Nations have the choice to respond to threats with a short-term tactical or a long-term strategic perspective. Of course, these aren’t mutually exclusive and a sound approach lies in an optimal mix. However, developing countries such as ours need resources far more in areas of energy, food and water security and despite best intentions, conventional external and internal security often take a back seat. While tactically we can and must implement specific security projects, our strategic thinking cannot be limited to holding two ministries accountable for India’s external and internal security.


By the same analogy, enhancement of the national security posture pre-requisites a focus on improving economic security. Developing nations, therefore, must use building blocks of economic security in a manner that also improves national security, reducing the need to embark on separate standalone, resource-consuming initiatives. Here are some examples of such opportunities.

Since its announcement in 2006, the unified goods and services tax (GST) has missed two deadlines due to reasons beyond the scope of this discussion. In short, GST envisages doing away with multiple levels of taxation to leverage efficiencies in logistics and investments in warehousing and allied infrastructure. The introduction of GST has such powerful potential that it can add a percentage point to India’s gross domestic product!

However, apart from its obvious financial benefits, GST will bring a single unified national goods tracking system, giving visibility of consignments, allowing security officials to better discern outlier behaviour such as movement of narcotics, contraband, human trafficking and a wide array of illegal activities that is possible today—because of the fragmented nature of logistics in India. GST will reduce waiting time for trucks at state border checkposts, thus diminishing opportunities for pilferage, sabotage, adulteration and corruption. Security agencies will have the ability to speedily track down the origin and routing of equipment such as mobile phones, computers or explosives used in illegal activities by querying GST. Trucks can be “sealed" at the point of origin with no need to open and examine the contents (from a tax perspective) at each transit point. All of this will also free up vast infrastructure that is currently necessary to monitor piecemeal taxation—and focus it on security.

GST will also aid during natural disasters and crises by allowing the free and unrestricted movement of essential equipment, food and transportation to locations in dire straits. In the past, trucks have waited for hours at checkposts while people were in desperate need of food, water and medical supplies just a few kilometres away.

Another example is India’s pressing requirement of maritime security. The 26/11 Mumbai attacks highlighted the need to secure and monitor the coast, but massive resources are required to guard the 7,000km-long zone. However, there is a way to hitch a ride on the back of the reforms in maritime policies. Coastal security will improve dramatically because of the sheer increase in maritime traffic along the coast if the reforms are implemented. Paradoxically, despite a multitude of advantages, maritime transportation has remained a neglected area in India. Only 7% of cargo in India is carried on marine routes compared with 16% in the US and 46% in the European Union. Despite the fact that maritime transportation is six times cheaper, has a far smaller carbon footprint and the ancillary benefits of reducing congestion, pollution and road fatalities, investments in coastal shipping infrastructure is less than a fraction of the spending on roads, rail and airports.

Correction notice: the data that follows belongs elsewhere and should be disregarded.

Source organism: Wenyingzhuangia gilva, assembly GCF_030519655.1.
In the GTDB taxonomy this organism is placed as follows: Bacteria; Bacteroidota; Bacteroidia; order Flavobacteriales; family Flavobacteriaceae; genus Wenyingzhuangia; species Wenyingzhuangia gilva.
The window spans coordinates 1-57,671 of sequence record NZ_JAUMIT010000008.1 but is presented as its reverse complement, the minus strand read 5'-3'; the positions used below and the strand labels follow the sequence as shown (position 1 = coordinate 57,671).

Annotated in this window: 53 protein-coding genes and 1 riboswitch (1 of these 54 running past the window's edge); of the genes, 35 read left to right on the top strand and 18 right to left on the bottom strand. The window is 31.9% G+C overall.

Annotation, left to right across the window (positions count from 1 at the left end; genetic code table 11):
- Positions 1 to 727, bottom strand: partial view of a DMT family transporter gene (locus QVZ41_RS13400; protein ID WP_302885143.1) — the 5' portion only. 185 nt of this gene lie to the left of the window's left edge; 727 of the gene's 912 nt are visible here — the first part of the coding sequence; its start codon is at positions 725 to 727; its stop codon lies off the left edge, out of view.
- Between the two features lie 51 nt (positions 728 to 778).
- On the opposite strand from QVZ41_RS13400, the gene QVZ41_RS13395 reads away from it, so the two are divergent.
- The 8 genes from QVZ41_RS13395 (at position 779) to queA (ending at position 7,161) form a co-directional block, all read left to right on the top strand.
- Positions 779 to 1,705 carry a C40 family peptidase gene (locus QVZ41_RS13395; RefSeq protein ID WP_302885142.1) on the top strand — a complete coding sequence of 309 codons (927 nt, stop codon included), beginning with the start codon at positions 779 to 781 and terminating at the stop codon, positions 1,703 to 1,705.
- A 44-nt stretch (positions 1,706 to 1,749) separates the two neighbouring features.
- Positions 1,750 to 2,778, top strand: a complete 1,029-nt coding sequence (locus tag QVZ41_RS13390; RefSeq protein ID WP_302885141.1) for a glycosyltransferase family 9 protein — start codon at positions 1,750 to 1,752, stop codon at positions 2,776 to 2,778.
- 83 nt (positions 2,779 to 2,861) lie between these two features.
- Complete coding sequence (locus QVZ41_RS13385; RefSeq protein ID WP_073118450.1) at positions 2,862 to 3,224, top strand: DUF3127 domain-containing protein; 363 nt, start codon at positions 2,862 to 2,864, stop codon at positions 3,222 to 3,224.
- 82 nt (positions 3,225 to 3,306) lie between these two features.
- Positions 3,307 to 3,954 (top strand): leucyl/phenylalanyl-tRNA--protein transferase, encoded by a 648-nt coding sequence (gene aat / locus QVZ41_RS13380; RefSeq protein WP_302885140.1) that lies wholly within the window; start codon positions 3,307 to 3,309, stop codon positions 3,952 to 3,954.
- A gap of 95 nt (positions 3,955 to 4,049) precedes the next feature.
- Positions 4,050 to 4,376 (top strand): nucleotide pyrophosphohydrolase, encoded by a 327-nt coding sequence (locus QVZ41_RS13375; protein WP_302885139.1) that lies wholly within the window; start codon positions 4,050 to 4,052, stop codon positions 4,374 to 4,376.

Like GST, development of maritime corridors will have several collateral benefits for coastal security. For one, escalation in traffic along the coast will defray the cost of patrolling and monitoring the zone. With an increased number of vessels plying along the coast, surveillance, early warning and quick response to emergencies will be much easier as commercial ships are equipped with state-of-the-art radar and communications equipment that security forces will be able to piggyback on, to transmit and receive alerts and advisories. The maritime corridors will also result in the proliferation of ports, jetties and other infrastructure along the coast, creating a lattice of ancillary vessels, establishing a stronger coastal defence system. As coastal economies improve, there will be better communications along the shoreline, which will make it easier to detect and track hostile vessels and reduce the chances of infiltration and smuggling.

In a complex world, security threats themselves are often manifestations of deep festering and interconnected issues. While security forces can be tasked to confront the manifestations and establish an environment of immediate control— strategic thinking lies in leveraging all nation-building projects to create an interlace of security grids that work in symbiotic conjunction. But to do that, we must look beyond parochial interests and heed the words of Benjamin Franklin—that we must indeed all hang together or assuredly we shall all hang separately.

Raghu Raman is an expert and a commentator on internal security.

Comments are welcome at